They filled 13 compact cars with 50 litres of regular gasoline, and drove them as "fuel efficiently" as they could in a convoy over the same highway route until they each ran out of gas.

Results:

Group One..........Kilometres..........L/100 km

Toyota Corolla....1017...................4.9

Honda Civic........947.....................5.3

Pontiac Vibe........854.....................5.9

Group Two

Hyundai Elantra...812.....................6.2

Mazda3...............784.....................6.4

Pontiac G5...........755.....................6.6

Mitsubishi Lancer..754.....................6.6

Kia Spectra..........742.....................6.7

Ford Focus...........742.....................6.7

Nissan Sentra.......717.....................7.0

Group Three

Volkswagen City Golf....670..............7.5

Dodge Caliber..............653..............7.7

Suzuki SX4..................637..............7.9

All the cars were four-cylinder models. Interestingly, the top three finishers, the Corolla, Civic and Vibe all had 1.8-litre engines, so it would be correct to assume that smaller engines deliver better fuel economy. However, the Pontiac G5 had the largest engine at 2.2 litres and still finished in the top half of the group.

BTW,

The Civic is rated Hwy: 5.4 L/100 km (did .1 better!)

The G5 is rated Hwy: 5.9 L/100 km (did .7 worse)

It can be argued that the G5's auto vs the Civics stick made the difference.

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It can be argued that the G5's auto vs the Civics stick made the difference.

I wonder if the Civic would have gone a little farther with the automatic. It has a better highway mileage rating.

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And a 4Runner "can get" 22 mpg, too. Anecdotal fuel economy stories can indicate the range of possible MPGs, but they shouldn't be used to compare vehicles. The 21 mpg (EPA) 4Runner in question has better fuel economy than any non-hybrid Tahoe. However, the Tahoe has better fuel economy than the Sequoia.

Ok, so a standard Tahoe is rated at 20, a whopping 1mpg difference between a much smaller less powerful 4 runner. I thought it was a funny thing to brag in the ad when it's really not that good. It's better than a trailblazer however. You can get 20mpg highway in a Tahoe...just depends on how you drive.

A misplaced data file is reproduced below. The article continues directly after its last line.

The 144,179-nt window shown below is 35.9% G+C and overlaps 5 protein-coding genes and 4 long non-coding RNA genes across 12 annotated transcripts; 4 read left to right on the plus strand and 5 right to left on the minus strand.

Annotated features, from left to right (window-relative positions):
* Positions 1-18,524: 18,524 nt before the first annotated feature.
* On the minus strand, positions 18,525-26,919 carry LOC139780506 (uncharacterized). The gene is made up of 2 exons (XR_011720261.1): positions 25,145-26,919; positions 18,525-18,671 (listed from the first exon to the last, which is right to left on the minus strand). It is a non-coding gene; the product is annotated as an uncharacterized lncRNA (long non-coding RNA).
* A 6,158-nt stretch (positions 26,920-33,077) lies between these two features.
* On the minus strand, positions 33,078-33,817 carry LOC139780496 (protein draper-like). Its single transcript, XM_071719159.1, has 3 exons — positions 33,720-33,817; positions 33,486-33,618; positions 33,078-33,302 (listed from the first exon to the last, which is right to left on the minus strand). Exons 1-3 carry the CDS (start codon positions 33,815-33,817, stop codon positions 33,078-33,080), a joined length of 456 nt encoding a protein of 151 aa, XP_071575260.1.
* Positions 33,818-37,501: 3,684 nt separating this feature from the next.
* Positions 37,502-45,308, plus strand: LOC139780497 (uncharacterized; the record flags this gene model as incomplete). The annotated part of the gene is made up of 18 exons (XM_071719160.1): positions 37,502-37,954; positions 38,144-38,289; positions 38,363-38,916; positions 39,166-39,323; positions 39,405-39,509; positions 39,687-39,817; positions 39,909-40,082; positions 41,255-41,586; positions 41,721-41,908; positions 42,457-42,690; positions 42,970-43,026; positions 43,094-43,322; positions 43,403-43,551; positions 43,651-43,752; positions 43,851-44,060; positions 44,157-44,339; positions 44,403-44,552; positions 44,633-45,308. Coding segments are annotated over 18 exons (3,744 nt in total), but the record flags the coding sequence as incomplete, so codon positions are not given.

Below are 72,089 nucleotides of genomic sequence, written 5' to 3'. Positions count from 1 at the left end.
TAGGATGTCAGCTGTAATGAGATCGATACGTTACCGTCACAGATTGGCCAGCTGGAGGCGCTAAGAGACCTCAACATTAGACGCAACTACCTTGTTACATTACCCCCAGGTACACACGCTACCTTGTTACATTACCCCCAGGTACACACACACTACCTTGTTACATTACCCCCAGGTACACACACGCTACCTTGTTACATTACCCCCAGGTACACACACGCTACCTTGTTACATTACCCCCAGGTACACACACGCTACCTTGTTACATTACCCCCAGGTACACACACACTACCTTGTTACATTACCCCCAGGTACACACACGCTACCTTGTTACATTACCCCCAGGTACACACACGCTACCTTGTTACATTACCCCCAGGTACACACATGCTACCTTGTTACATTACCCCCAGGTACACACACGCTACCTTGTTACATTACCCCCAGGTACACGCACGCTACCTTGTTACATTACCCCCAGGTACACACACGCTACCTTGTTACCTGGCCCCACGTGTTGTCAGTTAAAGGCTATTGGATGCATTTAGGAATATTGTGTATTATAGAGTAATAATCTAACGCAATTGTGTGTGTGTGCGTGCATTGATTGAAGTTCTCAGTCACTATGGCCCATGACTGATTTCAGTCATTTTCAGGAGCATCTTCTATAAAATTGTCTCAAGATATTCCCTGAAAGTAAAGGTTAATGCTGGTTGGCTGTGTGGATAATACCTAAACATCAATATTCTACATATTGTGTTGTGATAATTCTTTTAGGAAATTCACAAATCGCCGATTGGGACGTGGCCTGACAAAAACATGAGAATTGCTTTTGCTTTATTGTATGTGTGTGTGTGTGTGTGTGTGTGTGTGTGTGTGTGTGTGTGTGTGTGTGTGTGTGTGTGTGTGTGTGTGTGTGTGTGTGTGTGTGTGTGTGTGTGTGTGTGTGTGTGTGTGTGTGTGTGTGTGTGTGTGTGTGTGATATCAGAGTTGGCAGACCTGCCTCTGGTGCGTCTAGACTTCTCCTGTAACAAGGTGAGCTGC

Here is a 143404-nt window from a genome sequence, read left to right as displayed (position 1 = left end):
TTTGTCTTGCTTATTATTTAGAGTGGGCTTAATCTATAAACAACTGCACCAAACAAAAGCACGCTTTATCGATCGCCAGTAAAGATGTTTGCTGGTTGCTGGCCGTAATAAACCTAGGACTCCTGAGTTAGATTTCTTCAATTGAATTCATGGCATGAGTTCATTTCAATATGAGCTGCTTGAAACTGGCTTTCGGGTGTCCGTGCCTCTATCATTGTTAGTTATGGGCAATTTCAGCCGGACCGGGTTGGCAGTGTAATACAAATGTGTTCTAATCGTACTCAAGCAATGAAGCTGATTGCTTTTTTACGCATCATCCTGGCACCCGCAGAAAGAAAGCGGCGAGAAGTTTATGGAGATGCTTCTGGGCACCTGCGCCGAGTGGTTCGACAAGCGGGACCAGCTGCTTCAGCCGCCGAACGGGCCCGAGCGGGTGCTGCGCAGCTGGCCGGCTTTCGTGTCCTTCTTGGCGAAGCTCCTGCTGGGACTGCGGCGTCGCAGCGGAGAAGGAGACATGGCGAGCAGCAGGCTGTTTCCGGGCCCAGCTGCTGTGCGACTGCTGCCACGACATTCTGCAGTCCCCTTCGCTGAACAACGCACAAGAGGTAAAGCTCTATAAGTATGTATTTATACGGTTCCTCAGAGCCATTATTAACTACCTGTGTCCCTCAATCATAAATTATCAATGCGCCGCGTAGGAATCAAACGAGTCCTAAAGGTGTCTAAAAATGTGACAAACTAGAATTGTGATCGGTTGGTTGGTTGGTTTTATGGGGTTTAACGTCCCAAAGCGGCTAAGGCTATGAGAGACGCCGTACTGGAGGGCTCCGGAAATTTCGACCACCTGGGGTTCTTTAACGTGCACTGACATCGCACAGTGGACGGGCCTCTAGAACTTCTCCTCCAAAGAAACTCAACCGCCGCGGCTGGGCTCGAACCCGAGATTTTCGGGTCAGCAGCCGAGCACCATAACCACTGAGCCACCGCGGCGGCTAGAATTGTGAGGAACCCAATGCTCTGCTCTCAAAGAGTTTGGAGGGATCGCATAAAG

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Hey Carbiz, have you seen this?

http://www.canadiandriver.com/50litre/index.htm

CanadianDriver 50-litre Challenge.

They filled 13 compact cars with 50 litres of regular gasoline, and drove them as "fuel efficiently" as they could in a convoy over the same highway route until they each ran out of gas.

Results:

Group One..........Kilometres..........L/100 km

Toyota Corolla....1017...................4.9

Honda Civic........947.....................5.3

Pontiac Vibe........854.....................5.9

Group Two

Hyundai Elantra...812.....................6.2

Mazda3...............784.....................6.4

Pontiac G5...........755.....................6.6

Mitsubishi Lancer..754.....................6.6

Kia Spectra..........742.....................6.7

Ford Focus...........742.....................6.7

Nissan Sentra.......717.....................7.0

Group Three

Volkswagen City Golf....670..............7.5

Dodge Caliber..............653..............7.7

Suzuki SX4..................637..............7.9

BTW,

The Civic is rated Hwy: 5.4 L/100 km (did .1 better!)

The G5 is rated Hwy: 5.9 L/100 km (did .7 worse)

It can be argued that the G5's auto vs the Civics stick made the difference.

Interesting article. I am of two minds: 1) there were lots of interesting tidbits in this article on how to maximize your fuel economy, but 2) who actually drives like that? On the one hand, people who would fork out the extra bucks for Prius, for example, probably would and do drive like my Great Aunt. On the other hand, the average 25 year old who buys the Focus or Cobalt because it is all he can afford is not likely to drive the way they did in this test. Anyone who drives on an average freeway in any large city knows you cannot drive like they do in this test. If you leave more than 5 feet in front of you, someone will squeeze in, so you are forced to gun the engine every time the 'accordion' opens up.

Again, every driver is different. I will be the first to admit that I drive my vehicles like I stole them and it is for this reason that the smaller engines suffer. I would submit that if gas prices get much higher ($1.33 a litre is painful enough!) virtually everyone will start driving like my Great Aunt, including me, in which case the Civic and Corolla will definitely shine through.

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There are very few 'bu's available that way and, according to http://www.fueleconomy.gov, the '09 1.8 Corolla is more efficient, the 2.4 less. The 08 Corolla is more efficient, period.

I was going off of epa ratings for 08. Last time I checked 36 is greater than 35....although that is only for one model. I thought the other Cobalts got at least 35...guess not.

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Yeah, what is it with rental car agencies? They always seem to have their car/size category mappings all wrong... a Corolla is a compact, not a midsize.

The rental agencies play this game.....so they can charge you a higher rental fee for what is effectively a smaller car. Charge you a fee for a "midsize" Corolla (that's actually a compact in real life....but they CALL it a "midsize.")